As of the census of 2000, there were 54,712 people, 21,504 households and 13,805 families residing in the town. The population density was 394.0 people per square mile (152.1/km²). There were 35,836 housing units at an average density of 258.0 per square mile (99.6/km²). The racial makeup of the town was 87.98% White, 6.62% Black or African American, 0.41% Native American, 0.89% Asian, 0.08% Pacific Islander, 2.28% from other races, and 1.73% from two or more races.
There were 21,504 households out of which 27.1% had children under the age of 18 living with them, 50.8% were married couples living together, 9.3% had a female householder with no husband present, and 35.8% were non-families. 28.6% of all households were made up of individuals and 12.2% had someone living alone who was 65 years of age or older. The average household size was 2.45 and the average family size was 2.99.
In the town, the population was spread out with 21.1% under the age of 18, 7.7% from 18 to 24, 28.5% from 25 to 44, 26.0% from 45 to 64, and 16.6% who were 65 years of age or older. The median age was 40 years. For every 100 females there were 99.2 males. For every 100 females age 18 and over, there were 97.2 males.
The median income for a household in the town was $53,887, and the median income for a family was $65,144. Males had a median income of $47,167 versus $32,054 for females. The per capita income for the town was $31,320. About 5.3% of families and 8.3% of the population were below the poverty line, including 10.2% of those under age 18 and 6.0% of those age 65 or over.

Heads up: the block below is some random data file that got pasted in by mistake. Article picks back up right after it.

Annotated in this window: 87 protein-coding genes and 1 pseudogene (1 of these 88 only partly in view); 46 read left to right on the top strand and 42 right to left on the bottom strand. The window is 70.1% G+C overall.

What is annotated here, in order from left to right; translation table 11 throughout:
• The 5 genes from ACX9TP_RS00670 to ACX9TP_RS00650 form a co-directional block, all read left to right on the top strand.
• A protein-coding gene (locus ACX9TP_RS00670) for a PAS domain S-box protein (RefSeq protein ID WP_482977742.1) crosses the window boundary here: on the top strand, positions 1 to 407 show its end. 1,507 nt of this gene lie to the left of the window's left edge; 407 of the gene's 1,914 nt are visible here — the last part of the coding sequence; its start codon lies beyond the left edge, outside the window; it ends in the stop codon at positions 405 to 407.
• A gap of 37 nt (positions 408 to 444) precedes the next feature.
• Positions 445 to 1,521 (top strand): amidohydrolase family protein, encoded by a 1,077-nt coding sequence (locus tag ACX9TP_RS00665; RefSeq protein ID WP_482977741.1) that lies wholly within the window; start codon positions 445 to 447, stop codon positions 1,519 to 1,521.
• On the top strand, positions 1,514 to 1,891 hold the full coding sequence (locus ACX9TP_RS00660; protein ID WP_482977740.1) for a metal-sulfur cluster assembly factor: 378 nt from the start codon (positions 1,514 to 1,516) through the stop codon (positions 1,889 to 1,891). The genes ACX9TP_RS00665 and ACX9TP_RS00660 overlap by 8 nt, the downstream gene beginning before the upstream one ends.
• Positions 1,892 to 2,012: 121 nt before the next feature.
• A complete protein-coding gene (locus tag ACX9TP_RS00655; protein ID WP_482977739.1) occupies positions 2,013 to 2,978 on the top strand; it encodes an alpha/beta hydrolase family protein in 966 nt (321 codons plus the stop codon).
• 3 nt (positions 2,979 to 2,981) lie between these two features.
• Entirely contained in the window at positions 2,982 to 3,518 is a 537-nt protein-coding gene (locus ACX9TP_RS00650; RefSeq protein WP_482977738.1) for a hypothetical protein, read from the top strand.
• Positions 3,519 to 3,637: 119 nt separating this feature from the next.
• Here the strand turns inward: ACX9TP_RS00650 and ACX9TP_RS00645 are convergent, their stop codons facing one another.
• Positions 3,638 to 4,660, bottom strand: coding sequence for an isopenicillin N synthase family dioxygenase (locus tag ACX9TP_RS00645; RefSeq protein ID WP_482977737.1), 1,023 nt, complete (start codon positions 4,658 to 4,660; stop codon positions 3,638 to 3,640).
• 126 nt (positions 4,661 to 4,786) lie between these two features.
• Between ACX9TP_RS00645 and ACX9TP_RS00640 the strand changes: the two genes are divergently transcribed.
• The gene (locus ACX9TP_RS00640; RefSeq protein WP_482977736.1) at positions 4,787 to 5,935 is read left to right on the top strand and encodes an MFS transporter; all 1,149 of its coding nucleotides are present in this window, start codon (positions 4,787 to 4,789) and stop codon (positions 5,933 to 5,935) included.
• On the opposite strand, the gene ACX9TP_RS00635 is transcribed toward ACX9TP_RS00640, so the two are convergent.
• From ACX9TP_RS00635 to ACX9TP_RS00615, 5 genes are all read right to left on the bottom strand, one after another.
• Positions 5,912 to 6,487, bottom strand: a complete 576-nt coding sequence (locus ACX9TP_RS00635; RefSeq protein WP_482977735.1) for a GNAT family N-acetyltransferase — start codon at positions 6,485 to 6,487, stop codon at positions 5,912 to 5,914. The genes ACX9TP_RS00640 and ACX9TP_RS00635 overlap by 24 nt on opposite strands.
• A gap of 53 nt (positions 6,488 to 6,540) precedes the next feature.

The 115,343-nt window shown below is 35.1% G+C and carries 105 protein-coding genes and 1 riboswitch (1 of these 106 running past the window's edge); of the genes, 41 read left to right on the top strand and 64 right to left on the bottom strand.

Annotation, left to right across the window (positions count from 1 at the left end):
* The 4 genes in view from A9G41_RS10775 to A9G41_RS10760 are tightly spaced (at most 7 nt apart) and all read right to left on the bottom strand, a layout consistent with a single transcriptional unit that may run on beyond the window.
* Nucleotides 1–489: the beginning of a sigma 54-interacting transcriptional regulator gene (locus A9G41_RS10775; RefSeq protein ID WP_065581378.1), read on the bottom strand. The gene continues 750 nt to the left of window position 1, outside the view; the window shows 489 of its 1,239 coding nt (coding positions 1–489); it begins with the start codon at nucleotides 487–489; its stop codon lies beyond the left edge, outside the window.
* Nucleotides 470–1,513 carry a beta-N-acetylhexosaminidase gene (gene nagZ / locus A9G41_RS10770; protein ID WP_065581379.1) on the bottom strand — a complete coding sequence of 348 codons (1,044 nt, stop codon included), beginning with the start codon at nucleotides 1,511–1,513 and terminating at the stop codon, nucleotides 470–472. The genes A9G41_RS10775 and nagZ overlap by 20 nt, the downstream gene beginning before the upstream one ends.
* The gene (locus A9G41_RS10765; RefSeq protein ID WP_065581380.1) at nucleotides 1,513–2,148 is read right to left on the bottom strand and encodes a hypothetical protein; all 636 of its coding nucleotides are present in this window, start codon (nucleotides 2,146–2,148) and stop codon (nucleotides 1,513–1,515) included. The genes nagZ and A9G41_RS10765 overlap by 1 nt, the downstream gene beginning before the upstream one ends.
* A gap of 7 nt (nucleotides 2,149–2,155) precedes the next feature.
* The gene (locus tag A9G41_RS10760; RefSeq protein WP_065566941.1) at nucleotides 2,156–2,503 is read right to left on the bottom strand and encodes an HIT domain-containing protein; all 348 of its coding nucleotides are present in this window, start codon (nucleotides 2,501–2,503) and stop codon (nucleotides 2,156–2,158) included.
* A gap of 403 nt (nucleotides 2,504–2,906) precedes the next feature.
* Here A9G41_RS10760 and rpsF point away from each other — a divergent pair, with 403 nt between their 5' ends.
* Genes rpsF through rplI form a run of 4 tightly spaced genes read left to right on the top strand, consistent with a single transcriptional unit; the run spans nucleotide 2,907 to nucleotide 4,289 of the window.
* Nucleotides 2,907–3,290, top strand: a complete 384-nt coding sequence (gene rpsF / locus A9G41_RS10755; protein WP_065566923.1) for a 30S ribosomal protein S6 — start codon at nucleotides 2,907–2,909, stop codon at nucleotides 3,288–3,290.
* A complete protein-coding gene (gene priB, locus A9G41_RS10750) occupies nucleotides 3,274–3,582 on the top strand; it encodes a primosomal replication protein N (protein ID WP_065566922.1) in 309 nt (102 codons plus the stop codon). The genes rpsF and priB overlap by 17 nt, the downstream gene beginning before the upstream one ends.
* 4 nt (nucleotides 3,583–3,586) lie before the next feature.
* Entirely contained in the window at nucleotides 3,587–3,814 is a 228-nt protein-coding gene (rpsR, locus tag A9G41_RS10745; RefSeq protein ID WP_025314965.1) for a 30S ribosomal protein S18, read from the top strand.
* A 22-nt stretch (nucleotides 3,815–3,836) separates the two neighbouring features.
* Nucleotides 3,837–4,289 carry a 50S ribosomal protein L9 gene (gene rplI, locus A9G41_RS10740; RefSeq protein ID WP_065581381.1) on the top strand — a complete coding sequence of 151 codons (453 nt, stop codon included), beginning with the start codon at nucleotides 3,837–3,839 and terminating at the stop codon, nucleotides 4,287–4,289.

In 2016, according to Business Insider, the 11962 zip code encompassing Sagaponack, within Southampton, was listed as the most expensive in the U.S., with a median home sale price of $8.5 million.
Major employers in Southampton include
|Stop & Shop||Southampton|
|Village of Southampton||Southampton|
|Southampton Union Free School District||Southampton|
|Meadow Club of Southampton||Southampton|
|Hardy Fuel||Shinnecock Hills|
|The Hamptons Center for Rehabilitation and Nursing||Southampton|
|Hampton Jitney||North Sea|
|Bathing Corporation of Southampton||Southampton|
The Long Island Rail Road's sole line in the Town of Southampton is the Montauk Branch, which includes stations in Speonk, Westhampton, Hampton Bays, Southampton and Bridgehampton. Quogue and Southampton Campus also had their own stations until 1998.
The town of Southampton contains the Francis S. Gabreski Airport north of Westhampton, and East Hampton Airport along the Southampton-East Hampton Town Line. The Southampton Heliport can also be found on the east side of the Shinnecock Inlet.
The sole ferry in the Town of Southampton takes NY 114 drivers across the Shelter Island Sound between North Haven and Shelter Island.
Southampton Town Supervisor Anna Throne-Holst said she will not seek re-election this fall for a fourth term and will instead seek the Democratic nomination next year to challenge freshman conservative Republican Rep. Lee Zeldin for his 1st District seat.
The Town of Southampton has completed the first phase of an ambitious census of its 47 public and private cemeteries in an effort to record local history and to deter vandalism.